Tuesday, June 13, 2006

Energy Cost of Everything

Several days ago while preparing dinner I spilled a couple of cooked and ready to eat grains of rice on the kitchen counter. About 20 minutes later I went downstairs to the basement to take a few items out of the dryer that usually dry much faster than the rest of the load.

My usual response to the spilled rice is that "it's no big deal" and I just wipe them into the sink. When I go to pull the specific items out of the dryer I just cherry pick the specific items out and then restart the dryer until the cycle is complete.

These are actions I've done countless times and I've never given much thought to the energy "cost" of these actions. However, this time something was different. Looking at the riceI saw the energy cost of everything that went into getting those rice grains to the point of being ready to eat, sitting there on the counter, spilled and about to be wiped into the sink. When I pulled the items out of the dryer I noticed that the other items in the dryer were pretty much dry as well. I saw the energy that was required to continue drying the rest of the already dry clothes.

This moment of clarity allowed me the opportunity to make a different choice. I didn't put the rice back in my bowl (the counter was a bit too dirty for this) but I did make a commitment to be more mindful of all that goes into my food. Regarding the dryer, I decided to pull all of the items out and next time I'll watch for that opportunity again.

None of this might seem all that revolutionary but it was a change for me. What this leads me to is the possibility of adding "energy cost" of products on labeling. We do this with nutrition info on food packaging. The co-op where I do all of my grocery shopping labels all of the produce with the country or state of origin. This is a start toward providing the energy cost. But why not add this info to all items. Clothing could have this info provided on the hang tags. This info could easily be added to the nutrition labels on packaged food. this would give us all the choice to buy items that required less energy to produce and provide a new way for producers to create a compeditive advantage. Today all of this cost is hidden behind the final price and there is no easy way for the consumer to find out which brand of cereal is the most energy effecient.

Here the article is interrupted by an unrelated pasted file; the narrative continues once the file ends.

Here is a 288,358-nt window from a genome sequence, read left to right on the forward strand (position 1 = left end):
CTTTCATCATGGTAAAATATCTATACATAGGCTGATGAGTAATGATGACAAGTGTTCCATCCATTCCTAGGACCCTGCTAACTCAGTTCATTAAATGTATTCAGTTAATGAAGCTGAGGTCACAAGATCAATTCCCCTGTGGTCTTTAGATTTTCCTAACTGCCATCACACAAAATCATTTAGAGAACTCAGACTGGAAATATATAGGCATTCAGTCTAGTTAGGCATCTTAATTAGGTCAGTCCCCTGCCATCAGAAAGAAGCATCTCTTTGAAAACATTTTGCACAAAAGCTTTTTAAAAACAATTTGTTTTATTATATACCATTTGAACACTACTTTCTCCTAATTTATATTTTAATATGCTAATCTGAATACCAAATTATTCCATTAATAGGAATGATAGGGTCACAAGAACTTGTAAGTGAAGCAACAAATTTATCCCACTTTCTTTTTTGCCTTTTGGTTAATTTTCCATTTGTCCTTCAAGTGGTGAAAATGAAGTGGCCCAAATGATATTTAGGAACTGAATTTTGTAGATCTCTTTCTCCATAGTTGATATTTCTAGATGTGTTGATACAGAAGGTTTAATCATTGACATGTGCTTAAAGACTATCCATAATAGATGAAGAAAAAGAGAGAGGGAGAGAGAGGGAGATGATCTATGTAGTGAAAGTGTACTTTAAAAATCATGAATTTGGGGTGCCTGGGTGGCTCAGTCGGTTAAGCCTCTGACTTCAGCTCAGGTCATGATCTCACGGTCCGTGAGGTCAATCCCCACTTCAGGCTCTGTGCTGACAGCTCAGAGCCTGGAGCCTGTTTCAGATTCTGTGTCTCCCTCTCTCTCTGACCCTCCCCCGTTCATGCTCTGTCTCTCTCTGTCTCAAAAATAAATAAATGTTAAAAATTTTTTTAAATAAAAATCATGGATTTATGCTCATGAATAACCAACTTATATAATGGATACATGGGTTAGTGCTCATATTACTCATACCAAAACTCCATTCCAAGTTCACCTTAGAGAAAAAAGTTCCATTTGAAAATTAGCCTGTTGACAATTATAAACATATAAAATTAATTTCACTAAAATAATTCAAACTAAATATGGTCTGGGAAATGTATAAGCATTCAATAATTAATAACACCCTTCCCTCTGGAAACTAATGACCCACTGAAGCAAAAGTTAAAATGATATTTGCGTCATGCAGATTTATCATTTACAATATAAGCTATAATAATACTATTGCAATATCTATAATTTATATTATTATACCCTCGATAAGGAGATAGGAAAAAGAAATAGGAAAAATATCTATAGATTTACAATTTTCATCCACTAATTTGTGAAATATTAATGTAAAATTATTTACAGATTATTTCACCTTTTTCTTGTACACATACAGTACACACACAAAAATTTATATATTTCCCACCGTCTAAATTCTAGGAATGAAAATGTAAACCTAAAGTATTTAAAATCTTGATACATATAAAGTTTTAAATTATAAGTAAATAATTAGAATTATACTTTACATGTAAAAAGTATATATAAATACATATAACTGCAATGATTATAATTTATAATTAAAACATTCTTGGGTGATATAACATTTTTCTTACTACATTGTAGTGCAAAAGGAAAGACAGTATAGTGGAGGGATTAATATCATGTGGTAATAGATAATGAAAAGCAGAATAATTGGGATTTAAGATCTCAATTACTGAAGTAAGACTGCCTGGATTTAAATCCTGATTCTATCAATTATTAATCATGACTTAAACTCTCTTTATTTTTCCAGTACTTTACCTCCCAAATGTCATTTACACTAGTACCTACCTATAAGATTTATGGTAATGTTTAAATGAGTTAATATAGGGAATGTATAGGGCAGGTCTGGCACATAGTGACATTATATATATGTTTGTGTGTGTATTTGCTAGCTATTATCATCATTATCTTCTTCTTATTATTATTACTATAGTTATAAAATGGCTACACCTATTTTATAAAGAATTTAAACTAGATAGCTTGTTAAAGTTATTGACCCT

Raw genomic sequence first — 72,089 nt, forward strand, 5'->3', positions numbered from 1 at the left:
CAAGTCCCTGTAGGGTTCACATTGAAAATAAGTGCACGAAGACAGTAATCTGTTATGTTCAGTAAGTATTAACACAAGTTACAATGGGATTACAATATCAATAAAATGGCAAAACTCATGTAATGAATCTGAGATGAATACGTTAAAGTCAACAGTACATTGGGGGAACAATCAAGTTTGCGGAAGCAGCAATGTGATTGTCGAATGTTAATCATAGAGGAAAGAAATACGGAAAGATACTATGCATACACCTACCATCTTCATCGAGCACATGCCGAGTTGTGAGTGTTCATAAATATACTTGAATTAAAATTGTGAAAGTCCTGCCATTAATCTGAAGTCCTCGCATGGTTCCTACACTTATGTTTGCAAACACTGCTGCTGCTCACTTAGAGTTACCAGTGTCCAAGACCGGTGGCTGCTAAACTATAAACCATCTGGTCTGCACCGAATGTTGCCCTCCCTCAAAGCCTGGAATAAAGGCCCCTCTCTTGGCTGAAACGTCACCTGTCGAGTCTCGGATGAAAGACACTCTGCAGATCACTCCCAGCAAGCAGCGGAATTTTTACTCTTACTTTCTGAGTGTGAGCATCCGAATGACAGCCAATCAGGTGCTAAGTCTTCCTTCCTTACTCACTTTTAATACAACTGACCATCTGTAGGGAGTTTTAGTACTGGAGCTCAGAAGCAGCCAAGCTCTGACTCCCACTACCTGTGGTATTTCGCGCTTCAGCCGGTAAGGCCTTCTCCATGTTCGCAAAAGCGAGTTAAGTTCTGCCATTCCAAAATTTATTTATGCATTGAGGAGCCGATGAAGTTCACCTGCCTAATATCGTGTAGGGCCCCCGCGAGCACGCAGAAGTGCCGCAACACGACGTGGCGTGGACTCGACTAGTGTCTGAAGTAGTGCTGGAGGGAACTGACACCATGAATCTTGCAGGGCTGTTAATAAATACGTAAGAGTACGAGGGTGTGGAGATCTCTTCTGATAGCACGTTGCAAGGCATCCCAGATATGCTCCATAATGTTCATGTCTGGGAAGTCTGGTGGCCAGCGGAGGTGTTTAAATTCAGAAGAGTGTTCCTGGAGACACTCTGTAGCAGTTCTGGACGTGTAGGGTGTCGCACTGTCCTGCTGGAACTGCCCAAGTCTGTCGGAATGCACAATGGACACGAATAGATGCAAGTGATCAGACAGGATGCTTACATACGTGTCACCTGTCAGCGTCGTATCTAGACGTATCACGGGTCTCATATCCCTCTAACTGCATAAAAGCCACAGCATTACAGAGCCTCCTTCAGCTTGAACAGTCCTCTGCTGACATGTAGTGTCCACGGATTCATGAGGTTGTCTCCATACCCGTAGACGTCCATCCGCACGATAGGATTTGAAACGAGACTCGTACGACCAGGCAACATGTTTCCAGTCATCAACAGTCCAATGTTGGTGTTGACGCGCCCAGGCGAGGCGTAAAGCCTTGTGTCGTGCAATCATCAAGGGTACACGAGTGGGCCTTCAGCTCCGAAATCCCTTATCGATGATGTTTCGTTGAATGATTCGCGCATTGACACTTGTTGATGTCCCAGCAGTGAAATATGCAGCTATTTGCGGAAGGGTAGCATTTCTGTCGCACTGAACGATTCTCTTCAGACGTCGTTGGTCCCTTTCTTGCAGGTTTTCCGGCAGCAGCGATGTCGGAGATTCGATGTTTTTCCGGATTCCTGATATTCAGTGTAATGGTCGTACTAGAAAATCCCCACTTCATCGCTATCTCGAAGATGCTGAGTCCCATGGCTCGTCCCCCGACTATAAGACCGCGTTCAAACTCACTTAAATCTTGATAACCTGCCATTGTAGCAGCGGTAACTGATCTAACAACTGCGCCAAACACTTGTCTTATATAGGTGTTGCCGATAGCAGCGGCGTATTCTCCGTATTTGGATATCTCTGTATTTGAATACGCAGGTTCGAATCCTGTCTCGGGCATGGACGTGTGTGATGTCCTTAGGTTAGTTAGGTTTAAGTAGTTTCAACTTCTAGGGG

Let's see where this goes.


Anonymous said...

Interesting that you bring up the food coops' practice of using geographic labeling here. You're about to start seeing them push local food (even if it's conventionally grown) over organic pretty heavily. The energy cost of an organic apple from Chile is a hell of a lot more than one that's grown with conventional methods in the St. Croix Valley. The Organic Consumers Association already has a campaign on this called Breaking the Chains. Slogan: "Buy Local, Organic, Fair Made."

Anonymous said...

Also, check out Bruce Sterling's book-length essay Shaping Things (a really fun read). In it, he suggests that RFID chips will give objects not just identity, but a detailed history of their trajectory through space and time. He even coined a term for such objects: spimes.

One piece of data that could easily be stored in an object's RFID is the energy cost of every step in its life cycle. Interesting, too, isn't it, how the World Trade Organization has been moving in recent years to eliminate things like country-of-origin labeling. They call such regs non-tariff barriers to trade. If Sterling is right, such regs soon won't be necessary, because RFIDs will make that info totally transparent -- quite the opposite of what the WTO has in mind.

-leif utne
(FYI, I'm the one who posted the Anonymous comment above, too)